Pitfall: if you have images on the card from previous days that you have deleted in Lightroom, it will see that they are “new” images and will try to copy them, too. Scroll to the bottom of the Destination panel on the right side of the screen and uncheck any previous dates for which you don’t want deleted files re-imported. Typically I will only check the current day.
I check the Apply During Import panel and make sure my copyright information is automatically included on download.
After import I take a quick look in the Library module to make sure the files are OK; if Lightroom can read them and make previews, they’re good. (The files come in from the camera with thumbnails—the JPEGs you see on the back screen of the camera—but these are small and low resolution. Lightroom makes larger previews after importing images.)
I add keywords to any images that depend on my memory for ID or location. I can do the others at home if it’s not convenient to do them now, but this is a task best done as soon as possible. You can get way behind with it.
If I have time I delete any obvious duds. I may have more time for that each day than I will when I’m home and dealing with many days of shooting.
I may also work up some of my favorite images in Lightroom’s Develop module and even go into Photoshop to play with some if I want to go beyond Lightroom’s capabilities.
When I’m though with the images in a folder, I plug in a travel drive and simply drag and drop the day’s folder(s) to copy them there. The .xmp files are contained in the same folders and will also be copied.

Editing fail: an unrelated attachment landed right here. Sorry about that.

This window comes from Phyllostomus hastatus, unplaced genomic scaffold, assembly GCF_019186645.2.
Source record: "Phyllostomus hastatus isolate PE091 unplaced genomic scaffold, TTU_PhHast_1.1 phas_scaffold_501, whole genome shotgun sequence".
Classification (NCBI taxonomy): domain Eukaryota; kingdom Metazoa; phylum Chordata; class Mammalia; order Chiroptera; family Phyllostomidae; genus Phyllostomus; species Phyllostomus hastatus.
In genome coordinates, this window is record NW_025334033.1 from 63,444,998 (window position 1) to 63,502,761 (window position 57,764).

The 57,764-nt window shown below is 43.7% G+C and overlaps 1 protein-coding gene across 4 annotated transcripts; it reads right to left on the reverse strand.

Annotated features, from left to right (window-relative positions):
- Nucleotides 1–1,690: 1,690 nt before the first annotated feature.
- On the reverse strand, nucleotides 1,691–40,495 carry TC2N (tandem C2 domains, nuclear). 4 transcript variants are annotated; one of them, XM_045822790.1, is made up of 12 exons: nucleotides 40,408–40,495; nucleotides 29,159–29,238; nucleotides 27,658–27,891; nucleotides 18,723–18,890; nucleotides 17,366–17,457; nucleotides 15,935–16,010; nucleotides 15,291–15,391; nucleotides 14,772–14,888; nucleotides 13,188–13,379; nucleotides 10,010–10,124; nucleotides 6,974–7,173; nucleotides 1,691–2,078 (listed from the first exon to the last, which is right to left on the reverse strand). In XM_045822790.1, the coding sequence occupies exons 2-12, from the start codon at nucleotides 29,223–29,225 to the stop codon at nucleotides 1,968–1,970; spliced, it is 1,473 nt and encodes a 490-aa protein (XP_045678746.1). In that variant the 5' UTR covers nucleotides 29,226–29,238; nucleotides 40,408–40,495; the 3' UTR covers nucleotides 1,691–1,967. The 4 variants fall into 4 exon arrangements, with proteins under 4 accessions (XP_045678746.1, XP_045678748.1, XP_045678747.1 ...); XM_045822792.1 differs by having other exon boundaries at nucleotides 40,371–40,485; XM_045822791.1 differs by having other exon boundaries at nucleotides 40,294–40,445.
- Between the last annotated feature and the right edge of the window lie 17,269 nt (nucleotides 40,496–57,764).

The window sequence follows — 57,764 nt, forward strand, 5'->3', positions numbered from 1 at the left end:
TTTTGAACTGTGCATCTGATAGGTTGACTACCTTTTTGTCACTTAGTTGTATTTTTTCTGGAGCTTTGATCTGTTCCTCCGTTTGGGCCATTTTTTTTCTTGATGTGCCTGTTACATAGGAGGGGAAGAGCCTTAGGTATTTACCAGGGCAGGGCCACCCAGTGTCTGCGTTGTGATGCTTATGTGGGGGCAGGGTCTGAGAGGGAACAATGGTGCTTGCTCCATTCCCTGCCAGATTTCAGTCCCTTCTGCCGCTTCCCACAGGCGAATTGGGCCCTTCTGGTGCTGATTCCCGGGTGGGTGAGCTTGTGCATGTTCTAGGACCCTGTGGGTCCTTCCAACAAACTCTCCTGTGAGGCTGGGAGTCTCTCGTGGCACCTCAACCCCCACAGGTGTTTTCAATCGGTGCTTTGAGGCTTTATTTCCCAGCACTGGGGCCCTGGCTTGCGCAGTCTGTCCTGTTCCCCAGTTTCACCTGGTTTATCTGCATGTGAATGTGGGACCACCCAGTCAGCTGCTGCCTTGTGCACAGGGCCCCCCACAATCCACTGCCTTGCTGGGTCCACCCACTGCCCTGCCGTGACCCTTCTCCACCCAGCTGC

Then I plug in the other travel drive and do the same thing.
When I’m back home all the work I did in Lightroom (develop adjustments, keywords, ratings, copyright, etc.) can easily be copied from one of the travel drives onto my home computer along with the picture files. (I may need to fine-tune color when I see the images on my calibrated monitor. Most laptops don’t give an accurate representation of the colors or tonalities in an image.)
But it is important that I do this transfer from within Lightroom. I start Lightroom on my home computer and plug in the travel drive. The Import dialog will come up and I simply check the folders from the trip and confirm the correct destination. Lightroom does all the work for me; I love it when that happens!
I like to quit Lightroom at this point and let it do a Catalog backup. Check Test Integrity to check the newly updated Catalog for errors.
There is more information about Lightroom in my tutorials “Getting Started in Adobe Photoshop Lightroom 3, Part 2, Using Lightroom” and “Getting Started in Adobe Photoshop Lightroom 3, Part 3, The Develop Module and Output.”